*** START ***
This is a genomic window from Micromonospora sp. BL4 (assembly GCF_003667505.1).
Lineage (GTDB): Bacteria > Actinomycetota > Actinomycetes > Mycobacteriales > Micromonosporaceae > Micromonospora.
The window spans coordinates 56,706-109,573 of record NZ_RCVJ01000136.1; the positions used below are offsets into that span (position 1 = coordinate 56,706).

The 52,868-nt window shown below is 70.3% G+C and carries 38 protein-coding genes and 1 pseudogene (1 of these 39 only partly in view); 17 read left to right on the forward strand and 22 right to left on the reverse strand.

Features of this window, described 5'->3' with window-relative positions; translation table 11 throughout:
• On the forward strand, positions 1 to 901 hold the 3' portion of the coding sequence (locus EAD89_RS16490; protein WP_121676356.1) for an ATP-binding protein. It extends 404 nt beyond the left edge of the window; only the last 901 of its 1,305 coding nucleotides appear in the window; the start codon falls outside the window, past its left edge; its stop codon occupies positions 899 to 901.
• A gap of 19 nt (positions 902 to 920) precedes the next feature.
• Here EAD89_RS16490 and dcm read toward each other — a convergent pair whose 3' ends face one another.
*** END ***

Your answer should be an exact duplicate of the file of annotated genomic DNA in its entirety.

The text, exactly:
This is a genomic window from Micromonospora sp. BL4 (assembly GCF_003667505.1).
Lineage (GTDB): Bacteria > Actinomycetota > Actinomycetes > Mycobacteriales > Micromonosporaceae > Micromonospora.
The window spans coordinates 56,706-109,573 of record NZ_RCVJ01000136.1; the positions used below are offsets into that span (position 1 = coordinate 56,706).

The 52,868-nt window shown below is 70.3% G+C and carries 38 protein-coding genes and 1 pseudogene (1 of these 39 only partly in view); 17 read left to right on the forward strand and 22 right to left on the reverse strand.

Features of this window, described 5'->3' with window-relative positions; translation table 11 throughout:
• On the forward strand, positions 1 to 901 hold the 3' portion of the coding sequence (locus EAD89_RS16490; protein WP_121676356.1) for an ATP-binding protein. It extends 404 nt beyond the left edge of the window; only the last 901 of its 1,305 coding nucleotides appear in the window; the start codon falls outside the window, past its left edge; its stop codon occupies positions 899 to 901.
• A gap of 19 nt (positions 902 to 920) precedes the next feature.
• Here EAD89_RS16490 and dcm read toward each other — a convergent pair whose 3' ends face one another.